Business Brief

Kellogg spinning off iconic cereal business, splitting into 3 companies

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Iconic breakfast brand Kellogg’s will soon go by a new name. The company on Tuesday announced plans to split into three independent public companies to represent cereal, snacking and plant-based products.

“These businesses all have significant standalone potential, and an enhanced focus will enable them to better direct their resources toward their distinct strategic priorities,” Kellogg Company CEO Steve Cahillane said in a release.

While cereal is probably the most recognizable of the Kellogg family — with household brands like Corn Flakes, Rice Krispies and Frosted Flakes — the North American cereal category made up just 17% of net sales in 2021. Plant-based products, mostly represented by Morningstar Farms, represent about 2.4% of net sales. Snacking is the real behemoth behind Kellogg, making up 80.6% of net sales last year.

Kellogg said the tax-free spinoff will be complete by the end of 2023, noting the company does not yet have new names for the trio of companies, simply calling them North America Cereal Co., Plant Co., and Global Snacking Co. for now. The first two will continue to be headquartered in Battle Creek, Michigan, while the snacking company will keep its corporate headquarters in Chicago, maintaining its dual campuses there and in Battle Creek.

Investors responded favorably to the news, with the stock jumping 5% at Tuesday’s market open.

Kellogg isn’t the only renowned brand to announce a major split in the past year. At 129 years old, General Electric announced in November it would split into three public companies focusing on aviation, health care and energy to simplify business. Also in November, Johnson & Johnson announced plans to split into two companies focusing on pharmaceuticals and consumer products.

Ten years ago, Kraft Foods completed a similar 2-company split, separating its North American grocery business and global snacking business.

SIMONE DEL ROSARIO: YOU KNOW THE NAMES. BUT NOW THE ICONIC BREAKFAST BRAND WILL GO BY A NEW ONE.

KELLOGG’S ANNOUNCED TUESDAY IT’S SPLITTING INTO THREE INDEPENDENT PUBLIC COMPANIES:

ONE FOR SNACKING. ONE FOR CEREAL. AND ONE FOR ITS PLANT-BASED PRODUCTS.

THE CEO – SAYING “THESE BUSINESSES ALL HAVE SIGNIFICANT STANDALONE POTENTIAL, AND AN ENHANCED FOCUS WILL ENABLE THEM TO BETTER DIRECT THEIR RESOURCES TOWARD THEIR DISTINCT STRATEGIC PRIORITIES.”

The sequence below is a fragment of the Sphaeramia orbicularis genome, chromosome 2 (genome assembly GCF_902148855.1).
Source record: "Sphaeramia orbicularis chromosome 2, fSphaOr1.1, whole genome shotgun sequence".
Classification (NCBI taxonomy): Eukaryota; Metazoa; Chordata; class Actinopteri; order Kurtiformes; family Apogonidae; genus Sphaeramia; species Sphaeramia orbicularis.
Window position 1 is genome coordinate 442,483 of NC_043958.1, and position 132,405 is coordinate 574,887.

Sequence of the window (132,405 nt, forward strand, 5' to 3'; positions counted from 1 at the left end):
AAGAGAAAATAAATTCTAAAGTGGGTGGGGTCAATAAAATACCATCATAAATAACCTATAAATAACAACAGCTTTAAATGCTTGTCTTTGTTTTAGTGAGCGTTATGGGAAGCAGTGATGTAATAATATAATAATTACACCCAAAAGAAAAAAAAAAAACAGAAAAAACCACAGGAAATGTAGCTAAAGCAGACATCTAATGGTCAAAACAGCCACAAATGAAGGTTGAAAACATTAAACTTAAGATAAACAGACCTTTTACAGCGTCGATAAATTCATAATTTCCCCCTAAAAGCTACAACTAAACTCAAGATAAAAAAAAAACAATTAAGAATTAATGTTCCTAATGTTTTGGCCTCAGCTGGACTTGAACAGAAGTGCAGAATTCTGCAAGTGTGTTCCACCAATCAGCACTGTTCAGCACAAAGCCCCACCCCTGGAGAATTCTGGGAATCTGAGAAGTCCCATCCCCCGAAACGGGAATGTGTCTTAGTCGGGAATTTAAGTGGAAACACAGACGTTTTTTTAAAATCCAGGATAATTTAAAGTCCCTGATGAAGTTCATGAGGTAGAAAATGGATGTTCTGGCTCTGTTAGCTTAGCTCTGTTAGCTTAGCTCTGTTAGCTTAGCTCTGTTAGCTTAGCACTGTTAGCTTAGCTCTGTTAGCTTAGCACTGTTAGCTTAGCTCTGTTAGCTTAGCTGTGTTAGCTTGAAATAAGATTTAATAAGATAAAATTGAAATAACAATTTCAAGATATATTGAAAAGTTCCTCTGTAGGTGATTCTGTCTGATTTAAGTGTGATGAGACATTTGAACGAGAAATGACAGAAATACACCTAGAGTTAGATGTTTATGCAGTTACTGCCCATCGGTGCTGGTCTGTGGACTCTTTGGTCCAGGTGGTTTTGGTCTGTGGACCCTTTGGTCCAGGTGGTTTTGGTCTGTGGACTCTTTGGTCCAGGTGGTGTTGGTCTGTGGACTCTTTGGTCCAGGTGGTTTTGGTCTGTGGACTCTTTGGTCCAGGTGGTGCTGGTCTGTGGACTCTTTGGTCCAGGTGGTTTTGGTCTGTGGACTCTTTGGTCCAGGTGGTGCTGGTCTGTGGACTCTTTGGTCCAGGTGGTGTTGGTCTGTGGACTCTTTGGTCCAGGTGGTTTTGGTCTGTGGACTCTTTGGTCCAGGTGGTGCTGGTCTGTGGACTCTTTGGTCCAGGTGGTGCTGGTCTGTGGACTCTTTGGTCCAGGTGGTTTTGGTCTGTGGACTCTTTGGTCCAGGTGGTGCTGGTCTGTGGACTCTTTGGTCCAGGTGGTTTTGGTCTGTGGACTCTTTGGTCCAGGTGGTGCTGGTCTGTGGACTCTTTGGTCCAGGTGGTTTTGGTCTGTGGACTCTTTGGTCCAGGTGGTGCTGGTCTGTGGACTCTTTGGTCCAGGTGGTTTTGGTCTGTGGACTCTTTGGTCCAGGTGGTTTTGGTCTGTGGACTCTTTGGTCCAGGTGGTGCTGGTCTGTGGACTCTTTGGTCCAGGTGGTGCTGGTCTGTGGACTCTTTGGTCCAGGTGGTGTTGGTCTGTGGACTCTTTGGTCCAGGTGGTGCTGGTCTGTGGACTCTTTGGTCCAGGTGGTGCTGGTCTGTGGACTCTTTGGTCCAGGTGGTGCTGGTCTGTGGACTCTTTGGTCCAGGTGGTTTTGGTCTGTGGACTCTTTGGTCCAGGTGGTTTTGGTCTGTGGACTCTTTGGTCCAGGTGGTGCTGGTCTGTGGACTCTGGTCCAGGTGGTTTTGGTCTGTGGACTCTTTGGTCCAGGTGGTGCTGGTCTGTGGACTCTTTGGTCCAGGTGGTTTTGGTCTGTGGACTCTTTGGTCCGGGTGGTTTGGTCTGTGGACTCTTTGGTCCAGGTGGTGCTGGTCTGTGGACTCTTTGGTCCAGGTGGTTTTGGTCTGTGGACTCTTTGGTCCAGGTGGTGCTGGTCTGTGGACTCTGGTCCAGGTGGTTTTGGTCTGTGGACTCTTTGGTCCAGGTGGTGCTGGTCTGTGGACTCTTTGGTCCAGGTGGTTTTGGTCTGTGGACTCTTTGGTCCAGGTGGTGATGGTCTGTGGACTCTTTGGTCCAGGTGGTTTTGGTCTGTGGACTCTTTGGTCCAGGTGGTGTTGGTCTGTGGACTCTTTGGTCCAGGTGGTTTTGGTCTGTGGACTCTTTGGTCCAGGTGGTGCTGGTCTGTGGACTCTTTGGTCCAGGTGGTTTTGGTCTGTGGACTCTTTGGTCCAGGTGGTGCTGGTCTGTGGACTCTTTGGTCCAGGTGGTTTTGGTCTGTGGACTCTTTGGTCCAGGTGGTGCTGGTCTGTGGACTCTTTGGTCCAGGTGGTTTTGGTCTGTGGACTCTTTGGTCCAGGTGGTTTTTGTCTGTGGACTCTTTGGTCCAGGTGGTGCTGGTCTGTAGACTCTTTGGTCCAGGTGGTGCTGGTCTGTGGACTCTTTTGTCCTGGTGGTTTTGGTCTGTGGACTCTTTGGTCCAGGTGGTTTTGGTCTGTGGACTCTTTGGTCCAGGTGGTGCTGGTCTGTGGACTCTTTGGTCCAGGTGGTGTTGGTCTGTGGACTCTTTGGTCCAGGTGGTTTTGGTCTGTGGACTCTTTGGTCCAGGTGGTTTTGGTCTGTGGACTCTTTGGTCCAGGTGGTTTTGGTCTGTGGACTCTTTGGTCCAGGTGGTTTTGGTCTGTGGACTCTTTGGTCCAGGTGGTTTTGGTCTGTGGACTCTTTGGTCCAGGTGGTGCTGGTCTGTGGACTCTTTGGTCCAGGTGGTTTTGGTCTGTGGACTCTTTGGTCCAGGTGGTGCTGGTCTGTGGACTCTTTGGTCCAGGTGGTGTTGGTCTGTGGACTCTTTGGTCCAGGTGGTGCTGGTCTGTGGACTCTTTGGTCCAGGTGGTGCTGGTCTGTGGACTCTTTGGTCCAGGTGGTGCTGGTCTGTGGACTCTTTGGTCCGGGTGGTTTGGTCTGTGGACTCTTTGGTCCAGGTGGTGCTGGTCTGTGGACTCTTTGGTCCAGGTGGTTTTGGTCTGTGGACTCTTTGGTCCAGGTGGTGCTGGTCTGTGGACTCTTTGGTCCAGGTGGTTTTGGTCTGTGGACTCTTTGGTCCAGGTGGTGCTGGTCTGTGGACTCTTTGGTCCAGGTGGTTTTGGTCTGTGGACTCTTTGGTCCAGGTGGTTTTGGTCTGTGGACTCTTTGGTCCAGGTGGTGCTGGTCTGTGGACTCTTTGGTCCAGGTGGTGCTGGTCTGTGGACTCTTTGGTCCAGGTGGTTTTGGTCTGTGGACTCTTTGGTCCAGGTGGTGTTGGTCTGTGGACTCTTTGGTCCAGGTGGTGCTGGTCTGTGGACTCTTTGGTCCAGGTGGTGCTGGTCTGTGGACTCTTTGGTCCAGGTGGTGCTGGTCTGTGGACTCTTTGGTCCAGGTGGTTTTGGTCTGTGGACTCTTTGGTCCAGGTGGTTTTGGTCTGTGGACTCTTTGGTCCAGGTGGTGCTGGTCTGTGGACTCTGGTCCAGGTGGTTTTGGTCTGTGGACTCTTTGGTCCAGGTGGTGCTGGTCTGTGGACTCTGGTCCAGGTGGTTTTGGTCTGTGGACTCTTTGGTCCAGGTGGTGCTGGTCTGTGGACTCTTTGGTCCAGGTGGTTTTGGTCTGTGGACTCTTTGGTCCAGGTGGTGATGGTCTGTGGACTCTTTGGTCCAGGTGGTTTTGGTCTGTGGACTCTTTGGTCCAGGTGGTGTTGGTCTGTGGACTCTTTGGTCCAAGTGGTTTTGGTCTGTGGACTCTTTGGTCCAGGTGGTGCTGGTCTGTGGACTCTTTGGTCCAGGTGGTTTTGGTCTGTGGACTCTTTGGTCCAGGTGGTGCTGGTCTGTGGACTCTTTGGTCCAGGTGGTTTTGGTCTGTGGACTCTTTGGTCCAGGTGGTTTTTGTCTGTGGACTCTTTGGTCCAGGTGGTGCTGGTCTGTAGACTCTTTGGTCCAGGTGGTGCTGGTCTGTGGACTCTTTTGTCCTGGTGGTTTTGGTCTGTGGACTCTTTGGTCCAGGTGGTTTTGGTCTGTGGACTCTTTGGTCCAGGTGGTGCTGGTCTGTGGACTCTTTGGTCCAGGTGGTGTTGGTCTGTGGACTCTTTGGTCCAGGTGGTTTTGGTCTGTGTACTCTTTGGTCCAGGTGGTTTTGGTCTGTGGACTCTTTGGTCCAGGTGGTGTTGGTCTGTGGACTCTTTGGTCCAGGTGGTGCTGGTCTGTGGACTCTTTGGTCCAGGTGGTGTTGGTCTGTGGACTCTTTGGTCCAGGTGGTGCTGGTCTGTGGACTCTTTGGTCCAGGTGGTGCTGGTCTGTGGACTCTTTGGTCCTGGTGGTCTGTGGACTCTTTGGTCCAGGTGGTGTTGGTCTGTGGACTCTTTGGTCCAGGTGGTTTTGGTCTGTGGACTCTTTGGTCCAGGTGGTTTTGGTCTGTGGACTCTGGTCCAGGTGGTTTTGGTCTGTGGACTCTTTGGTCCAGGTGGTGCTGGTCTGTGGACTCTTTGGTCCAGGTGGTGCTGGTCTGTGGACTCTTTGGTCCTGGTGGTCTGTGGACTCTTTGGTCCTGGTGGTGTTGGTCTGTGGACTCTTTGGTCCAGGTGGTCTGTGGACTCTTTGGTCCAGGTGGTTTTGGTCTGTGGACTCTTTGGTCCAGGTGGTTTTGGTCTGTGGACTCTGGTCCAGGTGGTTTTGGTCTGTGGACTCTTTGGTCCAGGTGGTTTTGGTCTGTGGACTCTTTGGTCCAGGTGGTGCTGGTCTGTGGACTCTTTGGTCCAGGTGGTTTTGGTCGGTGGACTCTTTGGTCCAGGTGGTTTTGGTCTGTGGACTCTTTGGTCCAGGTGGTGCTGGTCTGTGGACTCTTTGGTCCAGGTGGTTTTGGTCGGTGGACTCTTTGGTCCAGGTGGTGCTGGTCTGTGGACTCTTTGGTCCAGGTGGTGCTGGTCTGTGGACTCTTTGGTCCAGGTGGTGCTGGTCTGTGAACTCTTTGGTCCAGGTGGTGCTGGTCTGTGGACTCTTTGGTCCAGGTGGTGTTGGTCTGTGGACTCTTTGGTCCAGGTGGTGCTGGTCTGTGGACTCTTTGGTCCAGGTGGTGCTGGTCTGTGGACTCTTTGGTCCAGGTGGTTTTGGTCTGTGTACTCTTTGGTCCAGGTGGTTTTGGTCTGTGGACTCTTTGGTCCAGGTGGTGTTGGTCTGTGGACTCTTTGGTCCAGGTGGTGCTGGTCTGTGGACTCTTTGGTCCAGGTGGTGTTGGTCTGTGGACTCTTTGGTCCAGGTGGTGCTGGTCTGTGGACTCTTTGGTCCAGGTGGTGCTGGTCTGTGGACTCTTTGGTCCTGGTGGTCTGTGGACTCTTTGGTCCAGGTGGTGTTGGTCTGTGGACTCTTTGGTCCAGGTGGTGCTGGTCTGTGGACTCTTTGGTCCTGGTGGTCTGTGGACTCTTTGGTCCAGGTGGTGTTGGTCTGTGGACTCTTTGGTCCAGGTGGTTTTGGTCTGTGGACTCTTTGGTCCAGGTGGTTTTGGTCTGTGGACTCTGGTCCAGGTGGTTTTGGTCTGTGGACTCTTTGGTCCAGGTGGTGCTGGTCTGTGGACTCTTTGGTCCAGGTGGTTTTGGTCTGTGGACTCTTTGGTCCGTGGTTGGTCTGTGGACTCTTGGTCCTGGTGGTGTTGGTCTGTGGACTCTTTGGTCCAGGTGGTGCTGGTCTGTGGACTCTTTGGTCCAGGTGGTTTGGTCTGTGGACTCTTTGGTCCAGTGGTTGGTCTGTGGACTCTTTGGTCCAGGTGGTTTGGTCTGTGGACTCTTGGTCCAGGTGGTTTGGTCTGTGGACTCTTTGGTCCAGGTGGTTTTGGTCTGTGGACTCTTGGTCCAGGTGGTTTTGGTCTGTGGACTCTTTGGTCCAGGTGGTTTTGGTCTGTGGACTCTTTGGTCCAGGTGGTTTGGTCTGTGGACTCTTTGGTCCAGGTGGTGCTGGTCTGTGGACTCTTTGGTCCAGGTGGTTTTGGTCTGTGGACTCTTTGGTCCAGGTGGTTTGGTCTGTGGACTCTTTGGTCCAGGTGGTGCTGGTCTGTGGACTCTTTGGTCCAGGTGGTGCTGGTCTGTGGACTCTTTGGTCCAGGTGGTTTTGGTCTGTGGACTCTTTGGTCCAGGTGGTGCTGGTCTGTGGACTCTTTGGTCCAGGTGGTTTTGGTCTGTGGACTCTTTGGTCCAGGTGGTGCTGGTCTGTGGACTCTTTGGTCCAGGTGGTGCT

WHILE CEREAL’S PROBABLY THE FIRST THING YOU THINK OF WHEN KELLOGG COMES TO MIND, THAT DIVISION MAKES UP JUST 17% OF NET SALES.

PLANT BASED – IS A DROP IN THE BUCKET, WHILE SNACKING IS THE REAL BEHEMOTH BEHIND THE BRAND.

KELLOGG SAYS THE TAX-FREE SPINOFF WILL COMPLETE IN 2023. THEY DON’T YET HAVE NAMES FOR THE TRIO, BUT INVESTORS SURE LIKED THE NEWS. AND HQS WILL STAY THE SAME.

IN THE PAST YEAR – WE’VE ALSO SEEN RENOWNED BRANDS GENERAL ELECTRIC AND JOHNSON AND JOHNSON ANNOUNCE SPLITS.

AS FOR FOOD – IT’S BEEN 10 YEARS SINCE KRAFT MADE A SIMILAR MOVE.

IN NEW YORK FOR JUST BUSINESS I’M SIMONE DEL ROSARIO.

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Iconic breakfast brand Kellogg’s will soon go by a new name. The company on Tuesday announced plans to split into three independent public companies to represent cereal, snacking and plant-based products.

“These businesses all have significant standalone potential, and an enhanced focus will enable them to better direct their resources toward their distinct strategic priorities,” Kellogg Company CEO Steve Cahillane said in a release.

While cereal is probably the most recognizable of the Kellogg family — with household brands like Corn Flakes, Rice Krispies and Frosted Flakes — the North American cereal category made up just 17% of net sales in 2021. Plant-based products, mostly represented by Morningstar Farms, represent about 2.4% of net sales. Snacking is the real behemoth behind Kellogg, making up 80.6% of net sales last year.

Kellogg said the tax-free spinoff will be complete by the end of 2023, noting the company does not yet have new names for the trio of companies, simply calling them North America Cereal Co., Plant Co., and Global Snacking Co. for now. The first two will continue to be headquartered in Battle Creek, Michigan, while the snacking company will keep its corporate headquarters in Chicago, maintaining its dual campuses there and in Battle Creek.

Investors responded favorably to the news, with the stock jumping 5% at Tuesday’s market open.

Kellogg isn’t the only renowned brand to announce a major split in the past year. At 129 years old, General Electric announced in November it would split into three public companies focusing on aviation, health care and energy to simplify business. Also in November, Johnson & Johnson announced plans to split into two companies focusing on pharmaceuticals and consumer products.

Ten years ago, Kraft Foods completed a similar 2-company split, separating its North American grocery business and global snacking business.

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